ANALYSIS: Media Coverage of Biden Administration Will Be as Hard to Parody as Donald Trump

December 21, 2020

It is often said that Donald Trump killed satire because many of his actions (and tweets) since announcing his campaign for president were so outlandish they could not be parodied. (Case in point.)

The same will not be said of the media's coverage of the Biden administration. But early indications suggest it will be just as true. Specifically, the recent coverage of Pete Buttigieg's nomination to lead the Department of Transportation has been just as destructive to satire.

Case in point:

Tribe, who appears regularly on CNN to provide expert analysis and commentary, isn't a journalist who covers politics. But he might as well be, because his take on Buttigieg's nomination is no less ridiculous than the actual reporting on it, the majority of which insists on portraying the former mayor of South Bend as a celebrity rather than a politician—as predicted by the Washington Free Beacon.

Try to imagine the following sentence being written about a Republican politician, then imagine how ruthlessly serious journalists would mock that politician and the media outlet that wrote it. By NPR:

Pete Buttigieg, President-elect Biden's pick for transportation secretary, said he has "a personal love of transportation," recounting train trips on Amtrak while in college, and said he proposed to his now-husband, Chasten, in an airport terminal.

Or this hilarious CNN headline: "Pete Buttigieg on being named transportation secretary nominee: 'The eyes of history are on this appointment.'"

The media certainly didn't write so fawningly about Richard Grenell, who became the first openly gay cabinet official when Trump named him acting intelligence director earlier this year. But they insist on describing Buttigieg as "historic," because he'll be the first openly gay cabinet secretary to be confirmed by the Senate.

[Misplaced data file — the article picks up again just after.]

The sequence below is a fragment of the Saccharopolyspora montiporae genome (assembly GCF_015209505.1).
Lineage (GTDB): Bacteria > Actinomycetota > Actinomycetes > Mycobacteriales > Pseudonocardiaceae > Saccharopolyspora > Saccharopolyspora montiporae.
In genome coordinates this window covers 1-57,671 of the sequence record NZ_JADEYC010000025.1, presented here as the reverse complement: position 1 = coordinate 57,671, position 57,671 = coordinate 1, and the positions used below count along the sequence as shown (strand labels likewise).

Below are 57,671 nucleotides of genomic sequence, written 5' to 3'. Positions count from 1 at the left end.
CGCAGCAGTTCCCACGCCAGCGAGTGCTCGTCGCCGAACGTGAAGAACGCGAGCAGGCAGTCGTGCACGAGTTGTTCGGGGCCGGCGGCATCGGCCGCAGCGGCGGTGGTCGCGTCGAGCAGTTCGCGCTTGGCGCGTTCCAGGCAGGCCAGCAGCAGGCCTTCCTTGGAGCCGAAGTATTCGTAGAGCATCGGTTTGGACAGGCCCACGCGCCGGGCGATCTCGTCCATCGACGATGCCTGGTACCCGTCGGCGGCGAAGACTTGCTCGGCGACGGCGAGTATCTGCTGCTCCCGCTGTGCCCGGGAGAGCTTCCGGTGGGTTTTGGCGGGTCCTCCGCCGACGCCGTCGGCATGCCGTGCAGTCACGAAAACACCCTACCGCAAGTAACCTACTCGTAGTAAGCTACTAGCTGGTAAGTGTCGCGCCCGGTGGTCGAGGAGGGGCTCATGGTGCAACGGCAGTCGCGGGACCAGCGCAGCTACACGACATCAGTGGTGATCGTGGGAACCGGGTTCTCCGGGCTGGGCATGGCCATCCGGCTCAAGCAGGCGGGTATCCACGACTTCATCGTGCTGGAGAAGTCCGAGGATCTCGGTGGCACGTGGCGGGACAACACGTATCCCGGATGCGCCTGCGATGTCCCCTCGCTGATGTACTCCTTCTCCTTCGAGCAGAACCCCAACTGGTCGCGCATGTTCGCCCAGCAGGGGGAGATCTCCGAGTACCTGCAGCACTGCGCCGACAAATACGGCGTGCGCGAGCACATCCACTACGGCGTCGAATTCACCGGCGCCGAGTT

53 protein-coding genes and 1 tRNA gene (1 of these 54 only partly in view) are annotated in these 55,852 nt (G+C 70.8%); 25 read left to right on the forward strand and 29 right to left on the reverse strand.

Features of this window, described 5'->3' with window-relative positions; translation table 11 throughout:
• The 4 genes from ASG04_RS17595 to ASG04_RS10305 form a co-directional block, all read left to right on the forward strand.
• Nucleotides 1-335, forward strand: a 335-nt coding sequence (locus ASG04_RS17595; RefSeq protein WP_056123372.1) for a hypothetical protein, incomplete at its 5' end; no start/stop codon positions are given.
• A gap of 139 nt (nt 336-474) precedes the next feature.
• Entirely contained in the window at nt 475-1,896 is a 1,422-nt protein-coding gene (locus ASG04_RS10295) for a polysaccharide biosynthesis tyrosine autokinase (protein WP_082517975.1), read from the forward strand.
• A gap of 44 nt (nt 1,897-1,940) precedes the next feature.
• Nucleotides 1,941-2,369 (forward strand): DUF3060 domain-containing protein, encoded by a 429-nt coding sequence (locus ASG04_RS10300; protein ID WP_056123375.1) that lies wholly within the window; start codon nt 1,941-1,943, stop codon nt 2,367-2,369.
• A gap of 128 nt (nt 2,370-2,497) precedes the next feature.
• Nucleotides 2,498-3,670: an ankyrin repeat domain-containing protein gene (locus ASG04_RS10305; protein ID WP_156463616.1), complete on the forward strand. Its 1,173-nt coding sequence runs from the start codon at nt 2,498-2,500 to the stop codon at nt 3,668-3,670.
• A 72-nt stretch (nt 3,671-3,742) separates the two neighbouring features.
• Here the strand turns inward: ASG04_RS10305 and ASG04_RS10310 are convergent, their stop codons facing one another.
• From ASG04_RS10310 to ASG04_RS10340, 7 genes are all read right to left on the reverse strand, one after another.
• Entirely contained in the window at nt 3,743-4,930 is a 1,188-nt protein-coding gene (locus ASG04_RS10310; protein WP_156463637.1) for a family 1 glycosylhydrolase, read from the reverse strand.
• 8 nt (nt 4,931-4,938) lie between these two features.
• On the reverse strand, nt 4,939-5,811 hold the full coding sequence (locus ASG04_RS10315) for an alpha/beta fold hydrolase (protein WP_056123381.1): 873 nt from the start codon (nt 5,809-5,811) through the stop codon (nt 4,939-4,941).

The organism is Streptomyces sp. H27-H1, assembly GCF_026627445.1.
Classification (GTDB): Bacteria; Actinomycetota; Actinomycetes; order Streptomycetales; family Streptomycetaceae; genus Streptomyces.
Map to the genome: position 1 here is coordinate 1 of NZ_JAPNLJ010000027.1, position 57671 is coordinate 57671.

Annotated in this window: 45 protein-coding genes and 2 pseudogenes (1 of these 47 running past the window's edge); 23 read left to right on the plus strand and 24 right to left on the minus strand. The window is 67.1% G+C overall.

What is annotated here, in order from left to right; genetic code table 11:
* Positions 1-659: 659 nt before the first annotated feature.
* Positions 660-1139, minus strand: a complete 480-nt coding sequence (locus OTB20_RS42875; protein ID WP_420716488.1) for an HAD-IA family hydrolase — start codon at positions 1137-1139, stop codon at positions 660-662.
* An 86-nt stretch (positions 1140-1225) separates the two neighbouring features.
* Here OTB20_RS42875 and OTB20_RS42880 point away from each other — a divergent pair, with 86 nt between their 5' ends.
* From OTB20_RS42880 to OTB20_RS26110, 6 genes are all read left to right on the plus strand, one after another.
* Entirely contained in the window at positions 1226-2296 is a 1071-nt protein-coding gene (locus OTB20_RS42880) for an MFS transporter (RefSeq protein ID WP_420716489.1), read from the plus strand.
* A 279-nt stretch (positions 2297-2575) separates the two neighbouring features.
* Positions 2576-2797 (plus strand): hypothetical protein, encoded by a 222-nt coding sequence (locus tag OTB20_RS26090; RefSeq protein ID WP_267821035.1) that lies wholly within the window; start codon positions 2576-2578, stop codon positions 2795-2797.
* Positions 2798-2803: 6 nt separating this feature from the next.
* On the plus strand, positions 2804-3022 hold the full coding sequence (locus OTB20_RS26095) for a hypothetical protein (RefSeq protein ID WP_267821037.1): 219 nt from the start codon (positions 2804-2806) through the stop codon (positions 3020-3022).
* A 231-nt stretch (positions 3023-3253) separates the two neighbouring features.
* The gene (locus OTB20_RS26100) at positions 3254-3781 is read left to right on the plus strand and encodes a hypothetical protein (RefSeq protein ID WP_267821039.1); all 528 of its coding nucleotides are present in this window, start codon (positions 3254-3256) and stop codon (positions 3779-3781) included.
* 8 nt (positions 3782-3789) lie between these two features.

Rather than concern themselves with tangential issues like whether the 38-year-old former mayor of Indiana's fourth-largest city is qualified to run a federal department, the media have decided to focus on other, more important things.

The Washington Post, for example, seized on Buttigieg's remarks by publishing an "analysis" piece in its "relationships" section under the headline: "Pete Buttigieg is right. Airports are romantic." The Washingtonian offered suggestions on which trendy D.C. neighborhood Pete and his husband, Chasten, should call home.

It gets worse. A recent edition of Politico's Playbook contains one of the most nauseating passages ever written about a politician, about how Buttigieg and his husband have been hosting virtual "holiday soirees," including one featuring celebrity chef José Andrés.

The power couple have reportedly been entertaining their guests with transportation puns, such as "Chasten your seat belt." Oh, and in case you were wondering, Chasten can't decide what he likes more, listening to the soundtrack to A Child's Christmas in Wales or listening to Pete's singing.

Biden hasn't even been sworn in yet, but the media are already behaving like a bunch of fawning teens when it comes to covering the Democrats who will soon wield enormous power in Washington.

The president-elect's nominee for secretary of state, Tony Blinken, faces serious questions about the consulting firm he cofounded. The New Yorker recently investigated his music obsession for a piece titled "A Dad-Rocker in the State Department."

The media's fangirl obsession with Biden's running mate, Kamala Harris, is beyond embarrassing, and increasingly difficult to satirize. When a group of liberal activists warned journalists to refrain from "sexist news coverage," such as reporting on a female politician's looks and fashion choices, they nodded along. When Kamala Harris wore a pair of trendy shoes, they lost their minds.

Journalists largely disgraced themselves during the Trump administration, but at the very least they insisted on treating powerful politicians the way they deserve to be treated: with intense scrutiny, skepticism, and mockery. It won't last. Many outlets are (rightly) worried that Trump's departure will completely upend their business model of catering to the #Resistance.

Biden himself is no celebrity. He doesn't even like the media, but he knows what they'll let him get away with. For example: talking to celebrities about issues he'd rather not discuss with actual reporters. Biden's first comments in response to the news that his son, Hunter, is being investigated for tax fraud came 11 days after the fact, during an appearance on The Late Show with Stephen Colbert.

It's going to be a fun four years.